Those functionalities (and more) position blockchain-based solutions to go head to head with old-guard financial institutions such as banks and stock exchanges. Add in blockchain’s ability to revolutionize other business sectors ranging from real estate to energy to healthcare to supply chain management, and you can see blockchain’s massive potential.
Some of the biggest corporations are taking notice. A JP Morgan report predicted that banks will adopt blockchain technology within the next three to five years.
“The groundwork is now in place for more mainstream adoption of blockchain technology at the same time that the foundation is being established for the development of digital currency and fast payments,” the report said.
Many big companies aren’t waiting that long to move more aggressively toward blockchain technology. Last year, Facebook acquired blockchain startup Chainspace, a move designed to absorb Chainspace’s skilled team, which had expertise in smart contract sharding, scalability, and transaction throughput. That move built on Facebook’s ongoing foray into blockchain technology, which includes the creation of Libra, a Facebook-built cryptocurrency built on the tech giant’s private blockchain.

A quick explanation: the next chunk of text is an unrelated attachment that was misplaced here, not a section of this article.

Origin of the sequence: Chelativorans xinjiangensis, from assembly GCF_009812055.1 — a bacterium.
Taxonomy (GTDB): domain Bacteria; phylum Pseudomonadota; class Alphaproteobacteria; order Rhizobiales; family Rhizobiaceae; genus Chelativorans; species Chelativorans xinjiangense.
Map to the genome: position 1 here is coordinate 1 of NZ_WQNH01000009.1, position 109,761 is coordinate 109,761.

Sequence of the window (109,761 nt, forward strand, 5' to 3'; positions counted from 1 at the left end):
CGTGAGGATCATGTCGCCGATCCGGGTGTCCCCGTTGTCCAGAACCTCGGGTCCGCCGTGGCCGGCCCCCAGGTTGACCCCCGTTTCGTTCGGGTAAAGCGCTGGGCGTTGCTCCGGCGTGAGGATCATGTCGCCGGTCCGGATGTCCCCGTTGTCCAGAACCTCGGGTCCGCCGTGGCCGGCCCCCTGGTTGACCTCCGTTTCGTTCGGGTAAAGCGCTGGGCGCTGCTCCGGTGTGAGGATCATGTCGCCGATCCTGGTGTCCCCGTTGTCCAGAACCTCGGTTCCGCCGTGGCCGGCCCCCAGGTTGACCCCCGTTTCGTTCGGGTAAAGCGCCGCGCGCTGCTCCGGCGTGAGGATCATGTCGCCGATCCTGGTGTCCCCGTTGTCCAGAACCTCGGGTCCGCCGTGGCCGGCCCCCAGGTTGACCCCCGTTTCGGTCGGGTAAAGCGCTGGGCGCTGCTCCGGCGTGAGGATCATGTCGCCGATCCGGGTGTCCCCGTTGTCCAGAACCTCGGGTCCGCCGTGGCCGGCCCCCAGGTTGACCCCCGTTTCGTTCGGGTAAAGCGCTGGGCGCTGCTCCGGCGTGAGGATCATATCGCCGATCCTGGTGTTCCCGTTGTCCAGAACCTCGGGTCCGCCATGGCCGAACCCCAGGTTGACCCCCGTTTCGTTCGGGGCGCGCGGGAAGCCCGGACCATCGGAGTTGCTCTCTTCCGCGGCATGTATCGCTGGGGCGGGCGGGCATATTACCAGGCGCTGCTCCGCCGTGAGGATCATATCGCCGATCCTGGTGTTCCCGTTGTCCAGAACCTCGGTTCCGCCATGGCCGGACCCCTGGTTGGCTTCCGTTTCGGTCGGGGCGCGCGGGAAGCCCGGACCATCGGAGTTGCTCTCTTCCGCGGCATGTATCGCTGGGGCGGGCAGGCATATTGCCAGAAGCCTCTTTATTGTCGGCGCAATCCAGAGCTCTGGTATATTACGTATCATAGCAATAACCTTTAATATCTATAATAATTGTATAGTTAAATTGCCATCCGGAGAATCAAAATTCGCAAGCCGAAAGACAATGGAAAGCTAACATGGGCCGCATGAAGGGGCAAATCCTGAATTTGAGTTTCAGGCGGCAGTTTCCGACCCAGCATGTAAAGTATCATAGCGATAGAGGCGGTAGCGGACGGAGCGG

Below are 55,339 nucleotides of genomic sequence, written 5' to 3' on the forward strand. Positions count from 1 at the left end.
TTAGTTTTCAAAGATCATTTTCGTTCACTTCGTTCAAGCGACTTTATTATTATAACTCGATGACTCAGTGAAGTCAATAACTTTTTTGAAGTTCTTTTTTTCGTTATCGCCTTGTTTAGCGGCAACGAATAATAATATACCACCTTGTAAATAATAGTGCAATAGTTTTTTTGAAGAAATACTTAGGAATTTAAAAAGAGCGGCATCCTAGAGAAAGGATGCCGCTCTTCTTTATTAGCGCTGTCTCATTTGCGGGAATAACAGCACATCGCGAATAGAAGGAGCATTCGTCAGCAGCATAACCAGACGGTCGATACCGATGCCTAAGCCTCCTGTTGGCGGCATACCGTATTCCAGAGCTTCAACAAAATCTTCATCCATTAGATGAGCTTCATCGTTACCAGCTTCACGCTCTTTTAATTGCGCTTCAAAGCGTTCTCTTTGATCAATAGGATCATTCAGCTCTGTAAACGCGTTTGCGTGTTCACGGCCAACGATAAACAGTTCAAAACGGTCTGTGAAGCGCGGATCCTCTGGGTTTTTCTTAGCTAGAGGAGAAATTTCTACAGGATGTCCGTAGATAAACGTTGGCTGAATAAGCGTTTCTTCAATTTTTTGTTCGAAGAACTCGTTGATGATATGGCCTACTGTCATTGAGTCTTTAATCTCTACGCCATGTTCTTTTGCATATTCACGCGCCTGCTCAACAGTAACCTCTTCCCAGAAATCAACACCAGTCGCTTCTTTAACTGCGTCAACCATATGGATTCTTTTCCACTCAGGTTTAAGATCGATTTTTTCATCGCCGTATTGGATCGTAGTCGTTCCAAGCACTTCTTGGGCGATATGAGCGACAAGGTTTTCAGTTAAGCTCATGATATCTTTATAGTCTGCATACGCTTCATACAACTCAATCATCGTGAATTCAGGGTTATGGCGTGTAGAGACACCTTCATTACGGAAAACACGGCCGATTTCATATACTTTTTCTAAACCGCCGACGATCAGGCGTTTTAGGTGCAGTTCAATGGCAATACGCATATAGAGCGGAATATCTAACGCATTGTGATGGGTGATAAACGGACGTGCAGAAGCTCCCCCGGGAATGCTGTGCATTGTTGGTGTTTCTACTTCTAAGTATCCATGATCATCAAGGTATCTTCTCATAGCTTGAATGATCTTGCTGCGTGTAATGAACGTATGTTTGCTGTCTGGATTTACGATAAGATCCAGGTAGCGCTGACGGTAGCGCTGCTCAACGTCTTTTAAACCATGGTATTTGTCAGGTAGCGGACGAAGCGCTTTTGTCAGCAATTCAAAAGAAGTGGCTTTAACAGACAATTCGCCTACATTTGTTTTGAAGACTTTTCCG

Other companies are choosing to partner with blockchain services providers, rather than going the acquisition route. Airline giant KLM recently announced a partnership with Dutch software services provider unchain.io that will give KLM a new, blockchain-based strategic finance application to streamline its financial processes.
“After initial learnings in smaller projects with the Digital Studio, KLM Finance is happy to announce this project, which we see as strategic to simplify our financial processes and to set an example for future blockchain projects that are no longer ‘test,’ but have real business impact,” said Dominique Vijverberg, innovation specialist at KLM Finance.
Necessity is the mother of invention. As blockchain technology continues to gain traction, expect more corporate behemoths to take action, whether in the form of partnerships, acquisitions, or building their own blockchain-based solutions. If those companies don’t act soon, the next great technological breakthrough could pass them by.